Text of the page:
Cyber-attacks are on the rise. This is true for individuals, but especially for businesses. When COVID-19 sent the world into lockdown, we turned to platforms such as Zoom and Teams so we could continue working. Due to this, cybercriminals took advantage of the influx of online activity.
During the past several years, ransomware attacks were one of the more popular attacks used by hackers. These are generally motivated by financial gain, where the hackers gain access to a network or system and extract sensitive information. They will then demand money from the victim, in return for unencrypting blocked computers or releasing stolen data.
Of the businesses that were hit by ransomware attacks, 54% paid the ransom. Of those that paid, 76% received their data back, while 24% did not. Furthermore, reports show that SMEs are especially at risk of these attacks, with 71% of ransomware attacks targeting small businesses.
There are a lot of ways hackers can gain access to your data. Some of the most common include:
Of course, there are many more types of attacks, but what are these cybercriminals trying to achieve and who are they? From businesses, hackers are looking to access things such as business financial data, client lists, customer financial data, login credentials and IT infrastructure access.
Often, we assume these criminals are attacking from the outside, and of course, that is often the case. Organised criminals, professional hackers and amateur hackers are all threats; however, we need to also recognise threats can come from the inside. Some threats can be unintentional, such as employees being careless of policies and procedures, however, others can come from disgruntled employees, business partners, clients, or contractors.
Along with the obvious loss of data, cyber-attacks on Australian businesses cost an average of $276,000 per attack. With cyber-attacks up 30% since the beginning of the year and 90% of those attacks being successful, businesses need to take a serious look at how they can protect their systems and data.
The best thing any organisation can do is have in-house cyber security specialists. This has several benefits including improved response time to cyber-attacks and reduced costs associated with them. In-house specialists can also help you review your current policies and procedures and advise on how your organisation’s overall cybersecurity can be improved.
Instead of bringing in more people, upskill or reskill your current employees. As part of the 2022–23 Budget, the Australian Government announced that it will support businesses through an investment boost. Businesses with an aggregated annual turnover of less than $50 million will be able to deduct an additional 20% back in tax for every dollar spent on training.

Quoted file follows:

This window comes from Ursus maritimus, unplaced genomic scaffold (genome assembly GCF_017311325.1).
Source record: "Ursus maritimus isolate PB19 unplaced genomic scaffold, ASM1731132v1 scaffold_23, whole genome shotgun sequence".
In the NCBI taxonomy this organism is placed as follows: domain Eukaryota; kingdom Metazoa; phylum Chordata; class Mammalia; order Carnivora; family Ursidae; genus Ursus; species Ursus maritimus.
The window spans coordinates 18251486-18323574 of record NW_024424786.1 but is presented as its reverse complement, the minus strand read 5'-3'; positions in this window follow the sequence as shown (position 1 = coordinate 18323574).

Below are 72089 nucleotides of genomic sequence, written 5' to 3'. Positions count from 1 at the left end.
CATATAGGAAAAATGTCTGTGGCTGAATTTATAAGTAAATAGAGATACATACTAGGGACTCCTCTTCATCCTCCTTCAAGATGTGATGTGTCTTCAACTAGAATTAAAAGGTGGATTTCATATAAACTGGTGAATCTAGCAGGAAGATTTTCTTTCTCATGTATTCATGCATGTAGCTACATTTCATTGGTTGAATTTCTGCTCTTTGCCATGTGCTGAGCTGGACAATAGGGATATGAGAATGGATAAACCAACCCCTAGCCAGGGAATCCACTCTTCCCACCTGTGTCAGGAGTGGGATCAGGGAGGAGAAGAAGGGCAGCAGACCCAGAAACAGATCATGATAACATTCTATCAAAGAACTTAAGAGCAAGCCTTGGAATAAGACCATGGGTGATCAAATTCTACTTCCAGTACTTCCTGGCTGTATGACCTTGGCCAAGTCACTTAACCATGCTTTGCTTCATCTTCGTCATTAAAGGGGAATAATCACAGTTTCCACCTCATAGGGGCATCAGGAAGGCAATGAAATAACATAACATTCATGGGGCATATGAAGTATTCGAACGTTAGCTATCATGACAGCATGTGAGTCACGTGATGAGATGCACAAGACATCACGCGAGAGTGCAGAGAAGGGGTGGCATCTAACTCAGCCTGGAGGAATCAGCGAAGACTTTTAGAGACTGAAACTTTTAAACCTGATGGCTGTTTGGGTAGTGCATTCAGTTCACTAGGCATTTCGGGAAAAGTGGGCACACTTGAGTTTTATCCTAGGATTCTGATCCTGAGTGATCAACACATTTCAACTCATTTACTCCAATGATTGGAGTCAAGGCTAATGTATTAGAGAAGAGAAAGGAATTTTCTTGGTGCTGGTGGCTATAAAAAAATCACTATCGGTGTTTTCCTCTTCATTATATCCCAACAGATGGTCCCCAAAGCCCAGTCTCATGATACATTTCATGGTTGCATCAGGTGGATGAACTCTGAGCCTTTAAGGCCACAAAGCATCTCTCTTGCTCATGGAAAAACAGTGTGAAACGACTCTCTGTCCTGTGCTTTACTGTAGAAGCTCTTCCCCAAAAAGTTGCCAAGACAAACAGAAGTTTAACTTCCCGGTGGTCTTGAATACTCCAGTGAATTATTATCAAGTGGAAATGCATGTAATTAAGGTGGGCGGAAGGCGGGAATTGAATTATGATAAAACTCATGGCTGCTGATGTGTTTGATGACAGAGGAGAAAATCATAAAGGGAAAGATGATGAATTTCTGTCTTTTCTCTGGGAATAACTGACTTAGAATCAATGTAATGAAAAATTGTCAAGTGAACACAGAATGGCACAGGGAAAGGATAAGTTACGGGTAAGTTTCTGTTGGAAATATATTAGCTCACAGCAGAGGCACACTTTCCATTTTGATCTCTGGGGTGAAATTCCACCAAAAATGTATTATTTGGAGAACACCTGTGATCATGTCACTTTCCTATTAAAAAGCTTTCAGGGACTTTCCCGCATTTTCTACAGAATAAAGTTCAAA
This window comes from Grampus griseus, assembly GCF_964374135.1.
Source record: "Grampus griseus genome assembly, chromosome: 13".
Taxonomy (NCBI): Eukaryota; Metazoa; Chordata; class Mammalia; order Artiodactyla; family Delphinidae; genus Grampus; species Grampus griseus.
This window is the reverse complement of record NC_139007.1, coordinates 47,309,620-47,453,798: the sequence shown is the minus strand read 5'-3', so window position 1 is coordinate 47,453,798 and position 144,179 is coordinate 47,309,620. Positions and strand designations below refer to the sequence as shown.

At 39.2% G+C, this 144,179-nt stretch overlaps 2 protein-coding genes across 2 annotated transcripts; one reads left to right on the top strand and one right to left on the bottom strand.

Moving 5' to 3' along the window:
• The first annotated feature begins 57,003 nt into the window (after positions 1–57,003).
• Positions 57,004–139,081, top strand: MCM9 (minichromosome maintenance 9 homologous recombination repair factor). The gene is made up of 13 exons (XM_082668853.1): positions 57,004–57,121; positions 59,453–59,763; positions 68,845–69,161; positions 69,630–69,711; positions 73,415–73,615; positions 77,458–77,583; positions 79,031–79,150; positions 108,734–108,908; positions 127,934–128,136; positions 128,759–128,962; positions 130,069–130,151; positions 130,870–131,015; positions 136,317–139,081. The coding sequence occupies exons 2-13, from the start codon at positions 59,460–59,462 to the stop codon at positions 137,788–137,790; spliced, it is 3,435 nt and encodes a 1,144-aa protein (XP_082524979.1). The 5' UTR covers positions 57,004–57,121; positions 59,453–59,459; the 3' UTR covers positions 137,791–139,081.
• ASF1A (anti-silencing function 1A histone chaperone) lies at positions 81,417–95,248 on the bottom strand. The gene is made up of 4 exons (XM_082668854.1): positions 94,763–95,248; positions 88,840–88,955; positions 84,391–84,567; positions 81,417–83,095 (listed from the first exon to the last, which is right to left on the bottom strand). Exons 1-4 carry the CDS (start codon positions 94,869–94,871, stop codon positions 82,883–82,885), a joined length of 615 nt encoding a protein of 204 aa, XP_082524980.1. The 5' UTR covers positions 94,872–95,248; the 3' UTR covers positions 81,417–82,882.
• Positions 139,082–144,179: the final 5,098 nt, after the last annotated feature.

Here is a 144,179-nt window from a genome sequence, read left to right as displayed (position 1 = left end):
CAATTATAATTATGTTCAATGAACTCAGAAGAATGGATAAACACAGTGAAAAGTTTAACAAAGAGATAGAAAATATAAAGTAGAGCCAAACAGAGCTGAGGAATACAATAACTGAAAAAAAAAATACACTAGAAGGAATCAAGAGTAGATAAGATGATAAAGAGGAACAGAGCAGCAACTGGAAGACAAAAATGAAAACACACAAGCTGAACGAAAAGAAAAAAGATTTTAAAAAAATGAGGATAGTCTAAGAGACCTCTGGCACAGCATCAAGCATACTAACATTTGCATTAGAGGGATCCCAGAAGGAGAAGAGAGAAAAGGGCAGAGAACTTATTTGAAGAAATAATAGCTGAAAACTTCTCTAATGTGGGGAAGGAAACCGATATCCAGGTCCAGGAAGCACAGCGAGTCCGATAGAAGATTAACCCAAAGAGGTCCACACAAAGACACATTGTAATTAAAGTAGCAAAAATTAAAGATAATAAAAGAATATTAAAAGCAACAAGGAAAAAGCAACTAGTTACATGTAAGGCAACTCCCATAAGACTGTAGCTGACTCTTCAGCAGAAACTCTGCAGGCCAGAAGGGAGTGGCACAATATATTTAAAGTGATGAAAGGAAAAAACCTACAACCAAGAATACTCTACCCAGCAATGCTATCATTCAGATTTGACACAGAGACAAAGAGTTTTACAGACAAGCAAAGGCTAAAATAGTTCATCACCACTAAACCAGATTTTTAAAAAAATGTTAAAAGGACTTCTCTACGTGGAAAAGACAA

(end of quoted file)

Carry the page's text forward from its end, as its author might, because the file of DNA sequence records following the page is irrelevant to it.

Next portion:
How do you find the right person?
CTIA has a skills test to help identify if a person has the skills that will allow an individual to excel in cyber security. We all have someone in our organisation, that is flying under the radar, with the right mindset, mental skillset, and ambition, to venture into a career in Cyber.
Amanda had been a stay-at-home mum for ten years, and only re-entered the workforce this year. With a background primarily in administration but an interest in tech, she took the pre-program assessment for fun and was identified as being the perfect candidate to reskill in cyber security. After discussing her options with her employer, both parties decided that they would nurture Amanda’s interest and natural talent and enrol her in CTIA’s Cyber Security Analyst program.
Once she has completed the program, she will be equipped with a Certificate IV in Cyber Security, along with the skills necessary to become their in-house specialist. Not only is this a great opportunity for both employer and employee, it’s also a benefit for the industry at large. While we continue to struggle with the skills gap and diversity in the workforce, every person we can encourage into the space will boost the industry.
Don’t take your current employees at face value. Find out where their interests lie and use that to give an advantage to both the individual and to your organisation.